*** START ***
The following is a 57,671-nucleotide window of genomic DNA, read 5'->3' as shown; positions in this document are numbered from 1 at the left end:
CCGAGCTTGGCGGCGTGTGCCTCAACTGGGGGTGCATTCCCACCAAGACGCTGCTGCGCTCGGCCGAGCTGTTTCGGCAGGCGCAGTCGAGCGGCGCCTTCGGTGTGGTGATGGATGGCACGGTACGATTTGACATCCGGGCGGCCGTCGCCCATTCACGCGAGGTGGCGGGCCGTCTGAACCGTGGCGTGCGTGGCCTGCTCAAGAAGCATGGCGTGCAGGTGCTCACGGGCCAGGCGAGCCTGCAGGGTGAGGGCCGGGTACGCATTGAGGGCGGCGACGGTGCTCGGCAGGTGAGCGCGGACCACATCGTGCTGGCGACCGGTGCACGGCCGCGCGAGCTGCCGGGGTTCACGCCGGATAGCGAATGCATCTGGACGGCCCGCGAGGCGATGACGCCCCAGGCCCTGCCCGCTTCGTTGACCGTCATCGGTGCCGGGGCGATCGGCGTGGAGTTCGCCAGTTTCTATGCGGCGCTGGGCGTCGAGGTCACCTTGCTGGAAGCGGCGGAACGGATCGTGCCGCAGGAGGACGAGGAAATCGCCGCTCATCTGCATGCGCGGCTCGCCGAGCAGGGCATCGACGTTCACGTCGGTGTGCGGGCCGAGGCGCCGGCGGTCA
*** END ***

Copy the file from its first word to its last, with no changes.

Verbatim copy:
The following is a 57,671-nucleotide window of genomic DNA, read 5'->3' as shown; positions in this document are numbered from 1 at the left end:
CCGAGCTTGGCGGCGTGTGCCTCAACTGGGGGTGCATTCCCACCAAGACGCTGCTGCGCTCGGCCGAGCTGTTTCGGCAGGCGCAGTCGAGCGGCGCCTTCGGTGTGGTGATGGATGGCACGGTACGATTTGACATCCGGGCGGCCGTCGCCCATTCACGCGAGGTGGCGGGCCGTCTGAACCGTGGCGTGCGTGGCCTGCTCAAGAAGCATGGCGTGCAGGTGCTCACGGGCCAGGCGAGCCTGCAGGGTGAGGGCCGGGTACGCATTGAGGGCGGCGACGGTGCTCGGCAGGTGAGCGCGGACCACATCGTGCTGGCGACCGGTGCACGGCCGCGCGAGCTGCCGGGGTTCACGCCGGATAGCGAATGCATCTGGACGGCCCGCGAGGCGATGACGCCCCAGGCCCTGCCCGCTTCGTTGACCGTCATCGGTGCCGGGGCGATCGGCGTGGAGTTCGCCAGTTTCTATGCGGCGCTGGGCGTCGAGGTCACCTTGCTGGAAGCGGCGGAACGGATCGTGCCGCAGGAGGACGAGGAAATCGCCGCTCATCTGCATGCGCGGCTCGCCGAGCAGGGCATCGACGTTCACGTCGGTGTGCGGGCCGAGGCGCCGGCGGTCA